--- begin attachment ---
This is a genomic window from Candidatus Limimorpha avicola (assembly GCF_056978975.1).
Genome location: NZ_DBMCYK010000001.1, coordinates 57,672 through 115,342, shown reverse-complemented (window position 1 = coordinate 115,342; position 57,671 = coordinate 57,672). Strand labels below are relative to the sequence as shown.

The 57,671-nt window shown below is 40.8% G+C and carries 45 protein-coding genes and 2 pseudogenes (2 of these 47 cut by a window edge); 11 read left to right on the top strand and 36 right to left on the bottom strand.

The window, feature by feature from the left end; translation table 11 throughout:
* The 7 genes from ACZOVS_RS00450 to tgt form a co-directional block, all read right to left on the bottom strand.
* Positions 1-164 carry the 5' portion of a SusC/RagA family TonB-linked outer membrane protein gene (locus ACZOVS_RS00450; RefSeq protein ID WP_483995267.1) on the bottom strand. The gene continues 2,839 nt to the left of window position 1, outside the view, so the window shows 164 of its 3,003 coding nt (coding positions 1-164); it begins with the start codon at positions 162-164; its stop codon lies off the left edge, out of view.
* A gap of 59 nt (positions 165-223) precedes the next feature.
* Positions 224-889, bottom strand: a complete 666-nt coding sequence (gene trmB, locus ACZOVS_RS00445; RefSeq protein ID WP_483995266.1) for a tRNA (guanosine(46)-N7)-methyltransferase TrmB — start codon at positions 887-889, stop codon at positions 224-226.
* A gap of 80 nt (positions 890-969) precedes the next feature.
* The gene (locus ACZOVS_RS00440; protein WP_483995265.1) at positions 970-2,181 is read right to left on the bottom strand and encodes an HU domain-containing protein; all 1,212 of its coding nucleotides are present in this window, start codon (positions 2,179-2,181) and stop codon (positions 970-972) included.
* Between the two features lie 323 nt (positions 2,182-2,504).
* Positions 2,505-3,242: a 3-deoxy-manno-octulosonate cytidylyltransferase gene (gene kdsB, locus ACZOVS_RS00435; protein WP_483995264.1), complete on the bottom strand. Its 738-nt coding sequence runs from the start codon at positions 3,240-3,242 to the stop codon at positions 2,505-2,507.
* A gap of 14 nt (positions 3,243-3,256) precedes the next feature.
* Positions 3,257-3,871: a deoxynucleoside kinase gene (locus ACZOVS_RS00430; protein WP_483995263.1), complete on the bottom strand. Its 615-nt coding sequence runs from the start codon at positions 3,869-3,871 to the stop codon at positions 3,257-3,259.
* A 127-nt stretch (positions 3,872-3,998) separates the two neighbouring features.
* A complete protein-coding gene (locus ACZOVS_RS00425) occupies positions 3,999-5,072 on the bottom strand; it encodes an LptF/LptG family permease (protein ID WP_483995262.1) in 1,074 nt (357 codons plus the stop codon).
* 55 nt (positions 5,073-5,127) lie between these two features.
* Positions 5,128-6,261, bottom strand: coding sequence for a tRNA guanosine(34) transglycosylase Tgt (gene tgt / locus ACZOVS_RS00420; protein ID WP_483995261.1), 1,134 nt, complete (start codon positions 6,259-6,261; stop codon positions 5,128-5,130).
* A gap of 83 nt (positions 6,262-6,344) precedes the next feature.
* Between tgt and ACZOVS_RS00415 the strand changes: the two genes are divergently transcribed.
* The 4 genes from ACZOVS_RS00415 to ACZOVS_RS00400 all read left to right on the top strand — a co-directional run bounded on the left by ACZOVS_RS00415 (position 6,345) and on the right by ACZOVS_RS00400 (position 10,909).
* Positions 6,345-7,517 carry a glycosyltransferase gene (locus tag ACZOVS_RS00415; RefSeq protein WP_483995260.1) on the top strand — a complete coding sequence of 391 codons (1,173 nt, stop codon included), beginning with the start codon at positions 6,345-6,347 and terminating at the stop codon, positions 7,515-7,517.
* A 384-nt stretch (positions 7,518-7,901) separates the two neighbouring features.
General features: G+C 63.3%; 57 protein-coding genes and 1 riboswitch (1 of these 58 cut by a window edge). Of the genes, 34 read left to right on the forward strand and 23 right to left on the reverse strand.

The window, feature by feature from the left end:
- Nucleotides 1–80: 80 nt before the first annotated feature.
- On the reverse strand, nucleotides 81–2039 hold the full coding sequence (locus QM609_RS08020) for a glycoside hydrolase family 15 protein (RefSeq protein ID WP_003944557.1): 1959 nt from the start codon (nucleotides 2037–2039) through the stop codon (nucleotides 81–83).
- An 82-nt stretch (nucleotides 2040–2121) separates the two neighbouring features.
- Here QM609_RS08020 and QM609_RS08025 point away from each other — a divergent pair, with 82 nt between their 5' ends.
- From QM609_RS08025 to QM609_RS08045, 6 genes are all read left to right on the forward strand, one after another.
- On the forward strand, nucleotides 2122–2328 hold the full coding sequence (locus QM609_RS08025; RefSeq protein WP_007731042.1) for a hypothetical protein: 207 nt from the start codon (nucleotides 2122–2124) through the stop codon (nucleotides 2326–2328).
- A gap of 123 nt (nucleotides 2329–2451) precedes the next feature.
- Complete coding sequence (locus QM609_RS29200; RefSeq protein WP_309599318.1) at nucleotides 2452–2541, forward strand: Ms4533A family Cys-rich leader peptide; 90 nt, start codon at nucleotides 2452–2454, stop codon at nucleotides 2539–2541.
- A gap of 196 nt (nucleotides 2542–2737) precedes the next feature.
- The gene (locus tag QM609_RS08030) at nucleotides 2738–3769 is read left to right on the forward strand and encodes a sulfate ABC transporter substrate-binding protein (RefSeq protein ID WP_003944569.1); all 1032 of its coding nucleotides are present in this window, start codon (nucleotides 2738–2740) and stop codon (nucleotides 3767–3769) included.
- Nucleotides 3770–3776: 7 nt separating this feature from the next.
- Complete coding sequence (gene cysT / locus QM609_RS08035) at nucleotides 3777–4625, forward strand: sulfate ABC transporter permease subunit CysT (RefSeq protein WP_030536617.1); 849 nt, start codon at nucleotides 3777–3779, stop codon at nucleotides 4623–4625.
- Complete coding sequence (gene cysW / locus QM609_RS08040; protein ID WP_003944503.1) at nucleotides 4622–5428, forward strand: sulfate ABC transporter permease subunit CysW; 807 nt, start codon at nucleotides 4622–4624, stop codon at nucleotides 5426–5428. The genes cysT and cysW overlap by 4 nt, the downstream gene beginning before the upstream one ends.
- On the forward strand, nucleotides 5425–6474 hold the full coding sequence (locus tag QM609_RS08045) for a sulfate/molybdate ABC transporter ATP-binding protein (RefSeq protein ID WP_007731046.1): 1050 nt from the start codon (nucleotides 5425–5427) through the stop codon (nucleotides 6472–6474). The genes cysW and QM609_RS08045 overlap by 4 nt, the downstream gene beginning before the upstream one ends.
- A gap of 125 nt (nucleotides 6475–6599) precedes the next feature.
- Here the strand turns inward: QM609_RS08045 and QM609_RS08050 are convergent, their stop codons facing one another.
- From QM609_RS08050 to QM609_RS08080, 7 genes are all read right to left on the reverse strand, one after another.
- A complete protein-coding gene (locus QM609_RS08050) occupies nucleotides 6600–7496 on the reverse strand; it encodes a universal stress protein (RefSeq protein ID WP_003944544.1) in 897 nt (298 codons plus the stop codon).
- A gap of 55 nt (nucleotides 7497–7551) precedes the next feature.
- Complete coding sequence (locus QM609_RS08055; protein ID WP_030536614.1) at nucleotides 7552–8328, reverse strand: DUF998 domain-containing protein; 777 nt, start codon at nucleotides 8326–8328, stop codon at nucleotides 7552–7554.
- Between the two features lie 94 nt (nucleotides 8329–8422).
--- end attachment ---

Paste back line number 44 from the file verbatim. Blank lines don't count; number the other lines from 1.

- A gap of 55 nt (nucleotides 7497–7551) precedes the next feature.